WARNING: this video contains adult language and physical violence
Folly Beach Restaurant Owner Steve Carroll broke the news live on a Monday edition of 'Mornings with Kelly Golden' that Folly Gras has official come to an end on the island. Carroll says they will not seek permits for a 12th Annual event, after weekend violence ended in multiple arrests on Folly Beach. Listen to the full interview here now:
FOLLY BEACH, SC (WCSC) -The annual Folly Gras Festival has island officials now saying they want major changes brought to the table before next year’s pre-Mardi Gras event.
On Saturday night, several videos of violent fights on center street surfaced, sparking public comments of disappointment.
Folly Beach Mayor Tim Goodwin says this event was created eleven years ago to boost business during the off season but now he believes the amount of arrests is out of hand, making the festival not worth the trouble.
“It’s very bad we have to put up with those people at a festival,” Goodwin says. “They did a good job trying to organize but like a hurricane, you plan for the worst, but it’s worse than what you plan for.”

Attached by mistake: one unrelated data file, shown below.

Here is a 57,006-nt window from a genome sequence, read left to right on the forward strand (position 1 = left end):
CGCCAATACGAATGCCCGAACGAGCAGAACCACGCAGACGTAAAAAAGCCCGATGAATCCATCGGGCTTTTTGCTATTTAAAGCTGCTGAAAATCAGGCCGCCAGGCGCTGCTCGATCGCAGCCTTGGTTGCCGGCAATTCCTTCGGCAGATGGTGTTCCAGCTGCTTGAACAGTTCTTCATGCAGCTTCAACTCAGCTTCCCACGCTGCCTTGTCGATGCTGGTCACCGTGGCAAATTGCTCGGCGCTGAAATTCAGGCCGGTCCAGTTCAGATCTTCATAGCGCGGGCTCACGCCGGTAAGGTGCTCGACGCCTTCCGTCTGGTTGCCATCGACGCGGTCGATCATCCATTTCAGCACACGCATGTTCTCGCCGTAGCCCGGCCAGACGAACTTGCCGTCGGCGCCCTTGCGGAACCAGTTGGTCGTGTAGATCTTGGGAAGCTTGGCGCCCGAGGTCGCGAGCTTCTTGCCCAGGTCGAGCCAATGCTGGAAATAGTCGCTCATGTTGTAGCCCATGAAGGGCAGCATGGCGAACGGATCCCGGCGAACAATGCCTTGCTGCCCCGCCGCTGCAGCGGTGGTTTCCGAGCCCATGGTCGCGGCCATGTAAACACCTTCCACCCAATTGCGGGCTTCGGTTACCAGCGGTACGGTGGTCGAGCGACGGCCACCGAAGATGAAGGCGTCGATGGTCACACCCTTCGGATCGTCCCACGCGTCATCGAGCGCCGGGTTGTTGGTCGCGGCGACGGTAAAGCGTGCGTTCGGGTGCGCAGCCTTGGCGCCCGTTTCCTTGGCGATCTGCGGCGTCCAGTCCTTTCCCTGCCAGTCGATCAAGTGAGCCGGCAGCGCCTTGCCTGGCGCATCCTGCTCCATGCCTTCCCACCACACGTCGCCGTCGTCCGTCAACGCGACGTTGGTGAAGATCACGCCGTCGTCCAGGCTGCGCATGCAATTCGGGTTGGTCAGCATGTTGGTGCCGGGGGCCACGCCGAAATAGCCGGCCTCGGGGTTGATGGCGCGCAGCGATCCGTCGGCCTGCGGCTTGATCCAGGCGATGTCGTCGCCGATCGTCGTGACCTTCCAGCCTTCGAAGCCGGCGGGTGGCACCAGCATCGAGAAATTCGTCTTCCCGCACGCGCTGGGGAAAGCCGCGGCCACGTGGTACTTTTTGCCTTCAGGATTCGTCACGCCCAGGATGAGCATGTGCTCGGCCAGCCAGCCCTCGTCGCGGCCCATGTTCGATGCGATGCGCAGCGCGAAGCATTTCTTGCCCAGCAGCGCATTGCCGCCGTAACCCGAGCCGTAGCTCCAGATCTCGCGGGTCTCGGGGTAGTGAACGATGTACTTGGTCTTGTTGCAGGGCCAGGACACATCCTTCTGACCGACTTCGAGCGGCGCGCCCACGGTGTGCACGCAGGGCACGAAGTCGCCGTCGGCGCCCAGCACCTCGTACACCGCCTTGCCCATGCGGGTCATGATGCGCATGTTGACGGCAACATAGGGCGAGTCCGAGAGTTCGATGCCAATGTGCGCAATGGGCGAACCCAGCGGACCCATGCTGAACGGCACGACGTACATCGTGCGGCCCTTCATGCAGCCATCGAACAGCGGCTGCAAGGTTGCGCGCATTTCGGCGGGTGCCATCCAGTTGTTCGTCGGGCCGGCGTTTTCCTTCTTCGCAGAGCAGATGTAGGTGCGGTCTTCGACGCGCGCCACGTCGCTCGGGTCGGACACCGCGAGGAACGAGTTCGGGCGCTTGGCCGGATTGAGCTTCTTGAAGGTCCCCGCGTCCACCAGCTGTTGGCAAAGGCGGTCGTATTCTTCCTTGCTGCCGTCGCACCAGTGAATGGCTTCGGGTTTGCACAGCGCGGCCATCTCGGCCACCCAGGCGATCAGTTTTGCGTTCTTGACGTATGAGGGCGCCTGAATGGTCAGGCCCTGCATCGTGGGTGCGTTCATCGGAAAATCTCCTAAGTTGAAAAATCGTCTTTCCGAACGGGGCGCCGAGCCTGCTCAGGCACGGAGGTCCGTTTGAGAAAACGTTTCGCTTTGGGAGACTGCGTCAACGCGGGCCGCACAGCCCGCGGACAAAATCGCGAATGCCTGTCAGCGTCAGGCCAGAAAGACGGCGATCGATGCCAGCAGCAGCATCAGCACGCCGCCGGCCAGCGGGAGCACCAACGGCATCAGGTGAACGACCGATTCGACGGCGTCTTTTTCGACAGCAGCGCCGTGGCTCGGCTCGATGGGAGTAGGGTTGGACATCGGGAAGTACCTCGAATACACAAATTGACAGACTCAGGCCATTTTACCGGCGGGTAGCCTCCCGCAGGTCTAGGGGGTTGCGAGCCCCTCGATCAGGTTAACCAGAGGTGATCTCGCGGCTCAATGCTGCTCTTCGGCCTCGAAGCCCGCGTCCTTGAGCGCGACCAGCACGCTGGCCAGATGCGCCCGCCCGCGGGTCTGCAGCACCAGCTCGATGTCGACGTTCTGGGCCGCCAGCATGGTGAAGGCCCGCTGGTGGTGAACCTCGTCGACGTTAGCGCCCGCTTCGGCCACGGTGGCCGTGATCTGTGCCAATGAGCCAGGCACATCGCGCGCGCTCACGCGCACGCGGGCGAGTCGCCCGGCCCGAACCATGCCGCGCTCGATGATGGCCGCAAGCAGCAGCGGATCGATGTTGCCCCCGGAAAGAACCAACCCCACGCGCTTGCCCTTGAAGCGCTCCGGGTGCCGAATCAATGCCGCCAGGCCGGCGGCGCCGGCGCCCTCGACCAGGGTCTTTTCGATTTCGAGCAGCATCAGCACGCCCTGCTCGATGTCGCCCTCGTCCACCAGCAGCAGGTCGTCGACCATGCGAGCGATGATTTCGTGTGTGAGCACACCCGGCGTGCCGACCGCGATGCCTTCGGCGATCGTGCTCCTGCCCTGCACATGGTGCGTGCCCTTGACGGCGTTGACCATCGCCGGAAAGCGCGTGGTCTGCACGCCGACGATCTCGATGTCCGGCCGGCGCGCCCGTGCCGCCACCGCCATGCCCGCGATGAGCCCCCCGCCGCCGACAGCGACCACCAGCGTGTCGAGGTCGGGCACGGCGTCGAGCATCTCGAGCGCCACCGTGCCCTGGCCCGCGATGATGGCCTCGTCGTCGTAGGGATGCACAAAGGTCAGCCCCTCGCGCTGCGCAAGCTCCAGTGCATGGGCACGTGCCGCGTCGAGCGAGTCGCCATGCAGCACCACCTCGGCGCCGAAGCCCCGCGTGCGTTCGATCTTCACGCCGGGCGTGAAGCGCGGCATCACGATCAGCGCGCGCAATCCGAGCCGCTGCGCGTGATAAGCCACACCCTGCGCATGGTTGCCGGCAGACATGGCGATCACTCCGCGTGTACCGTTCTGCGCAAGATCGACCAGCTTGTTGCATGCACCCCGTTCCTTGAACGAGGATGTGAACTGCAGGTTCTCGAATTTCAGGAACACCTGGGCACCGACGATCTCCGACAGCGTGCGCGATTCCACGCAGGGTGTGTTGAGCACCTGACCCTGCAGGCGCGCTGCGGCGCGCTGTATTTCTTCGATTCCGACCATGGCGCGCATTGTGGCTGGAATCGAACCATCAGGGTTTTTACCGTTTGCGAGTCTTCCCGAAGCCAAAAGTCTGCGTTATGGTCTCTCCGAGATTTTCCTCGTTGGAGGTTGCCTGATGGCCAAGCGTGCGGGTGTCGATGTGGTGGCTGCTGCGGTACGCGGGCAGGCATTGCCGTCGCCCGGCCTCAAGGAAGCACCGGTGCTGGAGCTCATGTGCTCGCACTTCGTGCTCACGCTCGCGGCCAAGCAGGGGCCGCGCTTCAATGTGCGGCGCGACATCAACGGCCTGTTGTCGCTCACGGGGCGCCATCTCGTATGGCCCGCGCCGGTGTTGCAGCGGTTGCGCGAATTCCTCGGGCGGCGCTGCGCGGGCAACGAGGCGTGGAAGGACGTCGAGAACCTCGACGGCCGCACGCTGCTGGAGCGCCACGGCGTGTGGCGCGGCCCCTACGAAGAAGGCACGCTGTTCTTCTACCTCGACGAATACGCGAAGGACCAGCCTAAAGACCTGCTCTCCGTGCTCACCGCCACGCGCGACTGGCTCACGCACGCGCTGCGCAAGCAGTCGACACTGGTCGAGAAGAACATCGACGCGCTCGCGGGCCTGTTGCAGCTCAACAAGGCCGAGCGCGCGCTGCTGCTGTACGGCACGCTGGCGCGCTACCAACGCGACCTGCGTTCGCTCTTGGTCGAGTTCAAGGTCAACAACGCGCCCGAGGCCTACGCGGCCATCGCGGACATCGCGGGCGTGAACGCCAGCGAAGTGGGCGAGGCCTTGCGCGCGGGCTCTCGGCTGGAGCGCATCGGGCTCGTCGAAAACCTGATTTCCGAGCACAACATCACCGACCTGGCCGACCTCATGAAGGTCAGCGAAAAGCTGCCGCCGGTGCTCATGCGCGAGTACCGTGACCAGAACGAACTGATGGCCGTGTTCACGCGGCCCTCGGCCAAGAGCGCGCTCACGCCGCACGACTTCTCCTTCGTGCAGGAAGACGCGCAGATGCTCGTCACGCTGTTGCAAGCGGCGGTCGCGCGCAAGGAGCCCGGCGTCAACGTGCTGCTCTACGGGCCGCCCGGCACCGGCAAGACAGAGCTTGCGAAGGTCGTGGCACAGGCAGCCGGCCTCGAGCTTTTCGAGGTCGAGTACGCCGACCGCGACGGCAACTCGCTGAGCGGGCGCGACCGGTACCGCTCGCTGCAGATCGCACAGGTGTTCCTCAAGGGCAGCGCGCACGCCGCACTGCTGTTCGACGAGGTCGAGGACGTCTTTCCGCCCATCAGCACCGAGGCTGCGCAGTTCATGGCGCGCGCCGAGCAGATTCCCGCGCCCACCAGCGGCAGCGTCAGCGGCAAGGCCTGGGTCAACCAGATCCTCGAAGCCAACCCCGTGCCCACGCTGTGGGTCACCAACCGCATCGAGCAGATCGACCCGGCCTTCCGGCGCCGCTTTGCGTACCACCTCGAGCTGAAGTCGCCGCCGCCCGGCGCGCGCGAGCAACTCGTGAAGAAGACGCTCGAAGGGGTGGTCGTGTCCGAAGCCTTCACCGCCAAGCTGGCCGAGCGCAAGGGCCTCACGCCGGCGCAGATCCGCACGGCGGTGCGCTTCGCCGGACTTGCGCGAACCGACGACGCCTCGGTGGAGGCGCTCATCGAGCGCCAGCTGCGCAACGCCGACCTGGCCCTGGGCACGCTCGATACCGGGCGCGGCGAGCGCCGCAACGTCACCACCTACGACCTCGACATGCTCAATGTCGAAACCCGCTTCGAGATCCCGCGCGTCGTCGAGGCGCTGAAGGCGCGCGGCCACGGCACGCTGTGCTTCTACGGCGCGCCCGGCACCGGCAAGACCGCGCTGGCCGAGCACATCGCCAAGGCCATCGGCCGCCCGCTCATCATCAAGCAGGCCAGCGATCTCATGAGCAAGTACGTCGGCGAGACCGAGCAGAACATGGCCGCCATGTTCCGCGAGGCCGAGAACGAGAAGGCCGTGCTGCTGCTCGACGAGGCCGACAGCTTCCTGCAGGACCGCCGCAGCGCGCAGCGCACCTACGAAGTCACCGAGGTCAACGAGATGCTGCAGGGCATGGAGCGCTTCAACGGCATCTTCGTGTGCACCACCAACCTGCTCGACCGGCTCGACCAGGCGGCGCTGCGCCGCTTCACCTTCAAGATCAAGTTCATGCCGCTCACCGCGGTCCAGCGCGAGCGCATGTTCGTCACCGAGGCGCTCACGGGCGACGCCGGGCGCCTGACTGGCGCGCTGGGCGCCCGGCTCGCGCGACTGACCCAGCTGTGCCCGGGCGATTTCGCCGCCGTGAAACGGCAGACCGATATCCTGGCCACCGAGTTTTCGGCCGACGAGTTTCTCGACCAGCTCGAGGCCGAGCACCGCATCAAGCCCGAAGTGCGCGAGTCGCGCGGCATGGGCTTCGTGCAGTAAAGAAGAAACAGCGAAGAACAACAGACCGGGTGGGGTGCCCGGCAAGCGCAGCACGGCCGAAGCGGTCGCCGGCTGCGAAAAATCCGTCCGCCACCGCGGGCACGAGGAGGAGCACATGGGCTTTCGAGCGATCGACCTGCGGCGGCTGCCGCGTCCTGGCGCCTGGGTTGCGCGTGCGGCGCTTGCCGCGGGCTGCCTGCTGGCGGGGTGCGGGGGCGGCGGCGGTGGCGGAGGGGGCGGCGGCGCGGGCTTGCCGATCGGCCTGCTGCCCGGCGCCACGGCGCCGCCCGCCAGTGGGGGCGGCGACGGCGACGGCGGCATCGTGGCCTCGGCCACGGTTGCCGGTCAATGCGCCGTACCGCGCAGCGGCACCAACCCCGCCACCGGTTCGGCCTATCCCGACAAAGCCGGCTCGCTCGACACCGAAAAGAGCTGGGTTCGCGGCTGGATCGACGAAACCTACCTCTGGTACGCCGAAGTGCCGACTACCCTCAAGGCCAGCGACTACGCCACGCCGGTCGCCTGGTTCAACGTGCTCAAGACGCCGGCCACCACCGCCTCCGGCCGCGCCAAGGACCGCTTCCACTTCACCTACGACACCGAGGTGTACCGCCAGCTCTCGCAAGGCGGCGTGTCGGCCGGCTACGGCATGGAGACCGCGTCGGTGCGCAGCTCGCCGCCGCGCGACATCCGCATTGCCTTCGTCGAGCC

A couple that attended the party with thousands of others says she hopes this event is something she and her family can enjoy again.
“I want my kids to come experience this, then they don’t have to go to New Orleans,” Karen Bornhorst says.
The mayor says after the violent events, he’s not sure that Folly Gras has a future.
“I’ve had people call email text saying this is crazy enough is enough,” Goodwin says.
Goodwin says if there is anyone who would like to have their voice heard on the idea of Folly Gras, then they should come to the March council meeting since he might introduce a resolution.
Mayor Tim Goodwin says while he is happy Folly Beach is getting attention, he wants it to be for its charm, not for the Folly Gras violence.